I didn’t grow up to be a tea-sandwiches-with-the-crusts-cut-off kind of gal. In fact, in high school, my standard sassy line to my own mother whenever she (frequently) got on my nerves was a question about whether she really wanted me to be just like Tricia Nixon, sitting primly at a ladies tea eating white bread sandwiches with the crusts cut off. Fast forward a few decades and here I am, happily cutting off the crusts for tea sandwiches for a baby shower for the daughter of one of my close friends.
The menu for the shower was tea party foods. I volunteered to make tea sandwiches (of course) and small scones, along with lemon mousse. Although there were several types of sandwiches, I felt as though the menu needed a colorful, vegetable-based dish.
The stuffed tomatoes idea came to me as I strolled down the produce aisle and realized that Campari tomatoes are the perfect size for stuffing – big enough to easily hollow out, but not so big that the stuffing would be an overwhelming amount of food. Campari tomatoes are bigger than cherry tomatoes and smaller than regular ones. They are typically sold on a stem, in a hard shell plastic box. As you can see, they are slightly larger than a large-size egg.
This recipe is gluten and dairy-free, a simple but elegant brunch, lunch, or tea-time dish.
Adapted from the New York Times Cook Book, revised edition
Serves – 8-10 Cost – $9
- 8-10 Campari tomatoes
- 2 eggs, hard-boiled and chopped
- 1-5 ounce can of solid white meat tuna, preferably packed in olive oil
- 2 teaspoons or more chopped/cut fresh chives, plus extra for garnishing the tomatoes
- 1 tablespoons capers
- 1 ½ tablespoons mayonnaise
- Salt and pepper to taste
- Cutting board
- Small spoon, preferably a grapefruit spoon with a serrated edge
- Pot (to boil eggs)
- Colander or small bowl
- Wire rack & comething to catch dripping water underneath
- Measuring spoons
- Scissors (optional) – to cut chives
- Large fork
- Medium size bowl
- Plate and plastic wrap/aluminum foil or container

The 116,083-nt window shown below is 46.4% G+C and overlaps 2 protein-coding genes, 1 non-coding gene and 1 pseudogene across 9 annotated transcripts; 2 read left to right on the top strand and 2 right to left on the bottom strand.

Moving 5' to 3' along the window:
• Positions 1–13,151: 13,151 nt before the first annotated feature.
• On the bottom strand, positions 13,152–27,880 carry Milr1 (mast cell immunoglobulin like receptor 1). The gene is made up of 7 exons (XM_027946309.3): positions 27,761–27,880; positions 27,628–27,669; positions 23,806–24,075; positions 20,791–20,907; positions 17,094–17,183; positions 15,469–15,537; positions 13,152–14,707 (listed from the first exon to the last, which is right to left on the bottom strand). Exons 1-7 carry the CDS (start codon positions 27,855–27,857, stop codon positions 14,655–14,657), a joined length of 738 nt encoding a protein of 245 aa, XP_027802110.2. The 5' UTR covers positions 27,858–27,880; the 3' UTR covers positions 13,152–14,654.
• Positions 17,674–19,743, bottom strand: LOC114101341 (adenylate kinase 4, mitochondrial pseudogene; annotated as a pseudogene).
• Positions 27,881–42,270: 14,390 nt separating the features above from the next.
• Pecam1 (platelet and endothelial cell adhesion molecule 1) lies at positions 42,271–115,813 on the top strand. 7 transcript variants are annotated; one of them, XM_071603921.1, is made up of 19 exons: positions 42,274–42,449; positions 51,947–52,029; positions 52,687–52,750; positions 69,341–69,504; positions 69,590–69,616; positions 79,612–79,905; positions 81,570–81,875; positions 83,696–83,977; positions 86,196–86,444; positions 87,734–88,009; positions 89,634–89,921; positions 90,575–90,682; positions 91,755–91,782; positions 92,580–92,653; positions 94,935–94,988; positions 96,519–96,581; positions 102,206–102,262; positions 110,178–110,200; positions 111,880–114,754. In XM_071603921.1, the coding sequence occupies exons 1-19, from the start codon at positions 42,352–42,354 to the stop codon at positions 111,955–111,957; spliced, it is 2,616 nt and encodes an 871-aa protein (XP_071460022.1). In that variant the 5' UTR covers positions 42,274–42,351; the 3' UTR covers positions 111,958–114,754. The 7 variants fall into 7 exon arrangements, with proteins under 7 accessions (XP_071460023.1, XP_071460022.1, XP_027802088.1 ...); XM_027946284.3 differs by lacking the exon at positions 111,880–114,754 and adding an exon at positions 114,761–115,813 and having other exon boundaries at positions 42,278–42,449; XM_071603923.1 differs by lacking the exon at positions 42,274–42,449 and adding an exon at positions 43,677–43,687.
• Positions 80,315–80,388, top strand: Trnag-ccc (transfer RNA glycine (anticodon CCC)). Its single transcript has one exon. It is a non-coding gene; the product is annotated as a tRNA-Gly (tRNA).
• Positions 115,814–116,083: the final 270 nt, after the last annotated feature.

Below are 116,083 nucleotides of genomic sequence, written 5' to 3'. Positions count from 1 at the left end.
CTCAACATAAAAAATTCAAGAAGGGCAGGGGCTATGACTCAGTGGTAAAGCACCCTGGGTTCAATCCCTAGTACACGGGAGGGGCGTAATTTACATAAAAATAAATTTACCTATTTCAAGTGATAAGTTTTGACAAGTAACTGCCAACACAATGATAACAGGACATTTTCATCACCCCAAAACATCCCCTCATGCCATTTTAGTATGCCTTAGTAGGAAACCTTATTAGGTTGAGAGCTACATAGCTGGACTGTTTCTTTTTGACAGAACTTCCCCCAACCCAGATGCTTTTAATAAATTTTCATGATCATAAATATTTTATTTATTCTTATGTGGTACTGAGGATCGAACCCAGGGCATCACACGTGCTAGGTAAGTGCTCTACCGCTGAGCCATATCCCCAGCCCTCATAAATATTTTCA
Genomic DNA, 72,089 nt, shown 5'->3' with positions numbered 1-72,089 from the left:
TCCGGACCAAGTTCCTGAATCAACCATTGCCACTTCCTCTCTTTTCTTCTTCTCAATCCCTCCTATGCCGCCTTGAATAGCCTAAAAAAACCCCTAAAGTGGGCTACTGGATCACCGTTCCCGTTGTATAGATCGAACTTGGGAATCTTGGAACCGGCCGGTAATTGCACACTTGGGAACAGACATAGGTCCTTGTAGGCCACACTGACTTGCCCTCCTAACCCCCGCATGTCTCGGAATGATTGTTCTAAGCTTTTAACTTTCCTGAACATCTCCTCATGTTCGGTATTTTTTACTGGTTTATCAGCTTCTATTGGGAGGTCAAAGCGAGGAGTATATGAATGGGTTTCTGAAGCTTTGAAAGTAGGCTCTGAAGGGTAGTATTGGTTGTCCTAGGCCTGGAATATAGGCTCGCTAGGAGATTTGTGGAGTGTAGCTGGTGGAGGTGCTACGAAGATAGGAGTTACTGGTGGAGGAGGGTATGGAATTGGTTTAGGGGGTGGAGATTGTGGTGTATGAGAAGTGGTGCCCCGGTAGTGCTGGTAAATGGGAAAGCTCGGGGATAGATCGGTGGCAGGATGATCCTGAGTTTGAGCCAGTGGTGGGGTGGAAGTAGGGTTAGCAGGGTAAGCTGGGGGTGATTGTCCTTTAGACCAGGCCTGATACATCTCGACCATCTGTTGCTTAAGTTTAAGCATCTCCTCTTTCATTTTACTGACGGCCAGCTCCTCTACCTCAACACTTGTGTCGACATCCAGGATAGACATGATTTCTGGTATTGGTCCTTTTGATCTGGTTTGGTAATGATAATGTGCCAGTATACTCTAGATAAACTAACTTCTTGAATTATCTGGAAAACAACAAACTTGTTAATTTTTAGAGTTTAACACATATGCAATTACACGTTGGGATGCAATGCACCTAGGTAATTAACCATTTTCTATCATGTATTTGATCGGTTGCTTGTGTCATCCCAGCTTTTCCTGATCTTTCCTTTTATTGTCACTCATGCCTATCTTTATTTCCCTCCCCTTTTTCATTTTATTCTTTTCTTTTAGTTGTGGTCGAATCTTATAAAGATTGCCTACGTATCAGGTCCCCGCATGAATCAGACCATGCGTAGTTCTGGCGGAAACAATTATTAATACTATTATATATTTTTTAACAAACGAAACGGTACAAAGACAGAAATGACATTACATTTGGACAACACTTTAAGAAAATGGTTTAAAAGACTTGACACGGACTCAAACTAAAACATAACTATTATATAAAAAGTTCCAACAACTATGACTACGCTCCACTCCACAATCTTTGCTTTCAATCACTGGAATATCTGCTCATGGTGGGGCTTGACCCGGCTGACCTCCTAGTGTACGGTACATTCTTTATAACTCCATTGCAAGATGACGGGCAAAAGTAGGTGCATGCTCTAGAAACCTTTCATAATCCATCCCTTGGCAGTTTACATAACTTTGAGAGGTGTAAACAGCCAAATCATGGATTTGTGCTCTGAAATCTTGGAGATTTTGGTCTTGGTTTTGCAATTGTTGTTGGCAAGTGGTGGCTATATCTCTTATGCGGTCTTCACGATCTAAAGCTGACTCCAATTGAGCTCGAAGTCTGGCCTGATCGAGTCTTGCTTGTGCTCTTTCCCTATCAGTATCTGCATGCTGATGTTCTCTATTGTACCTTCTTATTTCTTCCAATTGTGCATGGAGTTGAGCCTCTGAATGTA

- Paper towel
- Boil the eggs.
- While the eggs are boiling, wash the tomatoes, slice off the top where they would be attached to the vine, and hollow them out. Be careful not to pierce the skin on the tomato bottom or sides as you move the spoon around. A serrated-edge spoon works best for cutting the membrane that holds the seeds and pulp inside the tomato.
- Discard the tomato seeds and pulp, and lightly salt the hollow insides of the tomatoes. Put the tomatoes face side down on a wire rack on top of a cutting board or sheet of waxed paper or paper towel for approximately 30 minutes, until a bit of juice seeps out. In the picture below a few tomatoes are turned right side up, just so that you can see them hollowed out.
- Once the eggs are done boiling, cool and peel them. I cool the eggs down quickly by quickly dousing them with cold water, then transferring them to a colander (like a strainer but rigid) or a small bowl, covered with ice cubes until they are cold to the touch. Alternatively you can run them under cold water for a few minutes and then refrigerate them, but that cooling process takes longer.
- Chop the hard-boiled eggs. You need not chop them finely or be too obsessive about how regular the pieces are, as the eggs can be further mashed when you mix them with the other ingredients.
- Put into a bowl all the ingredients except the tomatoes and the extra chives for garnish. I prefer to cut my chives with a scissor, rather than cutting them with a knife, but either method works. Mix the ingredients until thoroughly blended. Add salt and additional pepper if desired.
- Turn the tomatoes right-side up. Gently remove any excess water with a paper towel.
- Stuff the tomatoes with the tuna/egg mixture. Mound the tuna/egg mixture slightly, but do not press it down too firmly. Garnish the filled tomatoes with chopped/cut chives.
- Refrigerate the stuffed tomatoes covered until ready to serve. They will last for several hours. You can also make the tuna/egg mixture the day before and keep it refrigerated, hollowing out the tomatoes and stuffing them on the day you will serve them.